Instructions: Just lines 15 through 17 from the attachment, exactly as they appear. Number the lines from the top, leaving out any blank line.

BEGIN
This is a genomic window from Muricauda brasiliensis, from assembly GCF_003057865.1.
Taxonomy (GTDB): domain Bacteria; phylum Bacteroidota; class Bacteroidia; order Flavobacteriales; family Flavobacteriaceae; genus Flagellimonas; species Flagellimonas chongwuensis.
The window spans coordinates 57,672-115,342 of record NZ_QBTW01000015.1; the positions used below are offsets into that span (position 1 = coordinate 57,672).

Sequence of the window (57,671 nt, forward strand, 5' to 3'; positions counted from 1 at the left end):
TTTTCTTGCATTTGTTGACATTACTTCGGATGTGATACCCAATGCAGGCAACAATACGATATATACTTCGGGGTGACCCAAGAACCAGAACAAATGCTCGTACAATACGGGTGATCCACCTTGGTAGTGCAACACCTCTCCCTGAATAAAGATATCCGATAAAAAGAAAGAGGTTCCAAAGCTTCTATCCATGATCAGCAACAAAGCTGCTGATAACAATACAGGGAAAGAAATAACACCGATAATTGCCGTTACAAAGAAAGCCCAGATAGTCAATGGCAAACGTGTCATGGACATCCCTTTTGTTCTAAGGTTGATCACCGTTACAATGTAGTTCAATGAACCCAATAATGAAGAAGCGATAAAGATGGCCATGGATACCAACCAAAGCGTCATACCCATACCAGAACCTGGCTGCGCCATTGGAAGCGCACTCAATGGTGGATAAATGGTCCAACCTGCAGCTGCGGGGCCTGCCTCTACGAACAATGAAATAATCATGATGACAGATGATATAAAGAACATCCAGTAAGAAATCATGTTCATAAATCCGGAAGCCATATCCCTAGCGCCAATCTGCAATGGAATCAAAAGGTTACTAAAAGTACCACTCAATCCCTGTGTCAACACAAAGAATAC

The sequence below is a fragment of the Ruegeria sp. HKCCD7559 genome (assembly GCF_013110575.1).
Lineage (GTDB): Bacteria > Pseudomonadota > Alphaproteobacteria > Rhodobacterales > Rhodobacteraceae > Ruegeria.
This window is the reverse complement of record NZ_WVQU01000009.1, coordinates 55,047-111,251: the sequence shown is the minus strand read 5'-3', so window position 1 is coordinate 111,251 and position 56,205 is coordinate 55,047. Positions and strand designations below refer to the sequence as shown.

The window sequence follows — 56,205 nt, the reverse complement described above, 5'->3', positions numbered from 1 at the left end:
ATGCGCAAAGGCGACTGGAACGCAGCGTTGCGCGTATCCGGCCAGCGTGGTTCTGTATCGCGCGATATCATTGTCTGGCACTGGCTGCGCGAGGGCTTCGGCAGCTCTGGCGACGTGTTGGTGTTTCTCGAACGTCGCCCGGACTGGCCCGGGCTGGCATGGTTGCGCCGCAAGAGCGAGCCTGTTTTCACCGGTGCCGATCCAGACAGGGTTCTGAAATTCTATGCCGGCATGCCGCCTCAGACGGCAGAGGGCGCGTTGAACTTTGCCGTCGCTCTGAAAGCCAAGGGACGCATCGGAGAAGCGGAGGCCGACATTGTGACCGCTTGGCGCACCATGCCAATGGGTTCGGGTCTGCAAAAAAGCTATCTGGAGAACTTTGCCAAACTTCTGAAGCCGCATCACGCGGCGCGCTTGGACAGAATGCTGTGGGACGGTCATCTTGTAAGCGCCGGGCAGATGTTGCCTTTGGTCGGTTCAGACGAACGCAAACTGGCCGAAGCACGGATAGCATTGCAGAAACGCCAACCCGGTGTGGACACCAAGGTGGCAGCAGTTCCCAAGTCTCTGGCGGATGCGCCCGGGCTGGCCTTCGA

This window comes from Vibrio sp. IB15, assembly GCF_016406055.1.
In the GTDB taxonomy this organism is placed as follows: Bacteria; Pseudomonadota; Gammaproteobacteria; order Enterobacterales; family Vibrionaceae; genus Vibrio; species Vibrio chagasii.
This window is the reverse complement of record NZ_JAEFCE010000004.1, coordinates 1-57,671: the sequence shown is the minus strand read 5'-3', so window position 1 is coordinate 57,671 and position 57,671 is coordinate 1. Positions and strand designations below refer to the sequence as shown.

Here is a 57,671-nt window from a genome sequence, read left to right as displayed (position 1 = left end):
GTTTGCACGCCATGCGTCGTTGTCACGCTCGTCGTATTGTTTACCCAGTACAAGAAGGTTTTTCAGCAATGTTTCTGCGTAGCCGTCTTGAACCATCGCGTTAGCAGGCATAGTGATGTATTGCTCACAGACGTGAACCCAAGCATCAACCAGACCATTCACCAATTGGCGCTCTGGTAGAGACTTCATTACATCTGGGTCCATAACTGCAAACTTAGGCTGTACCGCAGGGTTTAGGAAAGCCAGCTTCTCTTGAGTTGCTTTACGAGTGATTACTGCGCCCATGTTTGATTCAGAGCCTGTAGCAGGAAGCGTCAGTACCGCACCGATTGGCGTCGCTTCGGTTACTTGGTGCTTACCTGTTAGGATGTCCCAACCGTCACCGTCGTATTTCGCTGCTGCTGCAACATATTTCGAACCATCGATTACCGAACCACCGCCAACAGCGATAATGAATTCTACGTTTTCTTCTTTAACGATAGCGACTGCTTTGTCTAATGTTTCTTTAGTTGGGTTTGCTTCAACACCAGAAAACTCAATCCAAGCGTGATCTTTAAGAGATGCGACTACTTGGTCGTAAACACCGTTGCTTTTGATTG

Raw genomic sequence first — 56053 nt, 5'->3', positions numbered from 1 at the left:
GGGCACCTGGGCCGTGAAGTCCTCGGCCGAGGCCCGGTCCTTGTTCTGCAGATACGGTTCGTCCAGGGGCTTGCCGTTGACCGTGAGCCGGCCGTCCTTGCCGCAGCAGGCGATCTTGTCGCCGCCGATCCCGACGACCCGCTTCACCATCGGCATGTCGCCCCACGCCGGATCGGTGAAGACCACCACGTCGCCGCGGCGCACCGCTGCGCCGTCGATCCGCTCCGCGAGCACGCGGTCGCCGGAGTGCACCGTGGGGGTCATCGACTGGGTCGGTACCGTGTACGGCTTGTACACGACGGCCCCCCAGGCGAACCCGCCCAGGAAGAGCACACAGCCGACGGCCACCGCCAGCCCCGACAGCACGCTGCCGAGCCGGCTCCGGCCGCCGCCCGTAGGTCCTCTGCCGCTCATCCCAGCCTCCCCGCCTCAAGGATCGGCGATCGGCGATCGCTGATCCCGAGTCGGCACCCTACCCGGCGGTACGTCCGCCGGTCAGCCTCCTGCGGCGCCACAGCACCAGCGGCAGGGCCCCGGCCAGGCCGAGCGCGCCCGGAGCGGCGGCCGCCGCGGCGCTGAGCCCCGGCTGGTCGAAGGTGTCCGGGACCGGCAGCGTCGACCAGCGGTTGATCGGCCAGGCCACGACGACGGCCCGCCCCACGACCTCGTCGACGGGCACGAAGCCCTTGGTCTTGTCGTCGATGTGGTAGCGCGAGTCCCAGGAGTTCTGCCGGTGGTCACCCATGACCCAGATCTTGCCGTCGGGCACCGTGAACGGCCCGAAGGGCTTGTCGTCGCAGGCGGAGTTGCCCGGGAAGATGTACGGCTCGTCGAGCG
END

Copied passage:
GTTTGCACGCCATGCGTCGTTGTCACGCTCGTCGTATTGTTTACCCAGTACAAGAAGGTTTTTCAGCAATGTTTCTGCGTAGCCGTCTTGAACCATCGCGTTAGCAGGCATAGTGATGTATTGCTCACAGACGTGAACCCAAGCATCAACCAGACCATTCACCAATTGGCGCTCTGGTAGAGACTTCATTACATCTGGGTCCATAACTGCAAACTTAGGCTGTACCGCAGGGTTTAGGAAAGCCAGCTTCTCTTGAGTTGCTTTACGAGTGATTACTGCGCCCATGTTTGATTCAGAGCCTGTAGCAGGAAGCGTCAGTACCGCACCGATTGGCGTCGCTTCGGTTACTTGGTGCTTACCTGTTAGGATGTCCCAACCGTCACCGTCGTATTTCGCTGCTGCTGCAACATATTTCGAACCATCGATTACCGAACCACCGCCAACAGCGATAATGAATTCTACGTTTTCTTCTTTAACGATAGCGACTGCTTTGTCTAATGTTTCTTTAGTTGGGTTTGCTTCAACACCAGAAAACTCAATCCAAGCGTGATCTTTAAGAGATGCGACTACTTGGTCGTAAACACCGTTGCTTTTGATTG

Raw genomic sequence first — 56053 nt, 5'->3', positions numbered from 1 at the left:
GGGCACCTGGGCCGTGAAGTCCTCGGCCGAGGCCCGGTCCTTGTTCTGCAGATACGGTTCGTCCAGGGGCTTGCCGTTGACCGTGAGCCGGCCGTCCTTGCCGCAGCAGGCGATCTTGTCGCCGCCGATCCCGACGACCCGCTTCACCATCGGCATGTCGCCCCACGCCGGATCGGTGAAGACCACCACGTCGCCGCGGCGCACCGCTGCGCCGTCGATCCGCTCCGCGAGCACGCGGTCGCCGGAGTGCACCGTGGGGGTCATCGACTGGGTCGGTACCGTGTACGGCTTGTACACGACGGCCCCCCAGGCGAACCCGCCCAGGAAGAGCACACAGCCGACGGCCACCGCCAGCCCCGACAGCACGCTGCCGAGCCGGCTCCGGCCGCCGCCCGTAGGTCCTCTGCCGCTCATCCCAGCCTCCCCGCCTCAAGGATCGGCGATCGGCGATCGCTGATCCCGAGTCGGCACCCTACCCGGCGGTACGTCCGCCGGTCAGCCTCCTGCGGCGCCACAGCACCAGCGGCAGGGCCCCGGCCAGGCCGAGCGCGCCCGGAGCGGCGGCCGCCGCGGCGCTGAGCCCCGGCTGGTCGAAGGTGTCCGGGACCGGCAGCGTCGACCAGCGGTTGATCGGCCAGGCCACGACGACGGCCCGCCCCACGACCTCGTCGACGGGCACGAAGCCCTTGGTCTTGTCGTCGATGTGGTAGCGCGAGTCCCAGGAGTTCTGCCGGTGGTCACCCATGACCCAGATCTTGCCGTCGGGCACCGTGAACGGCCCGAAGGGCTTGTCGTCGCAGGCGGAGTTGCCCGGGAAGATGTACGGCTCGTCGAGCG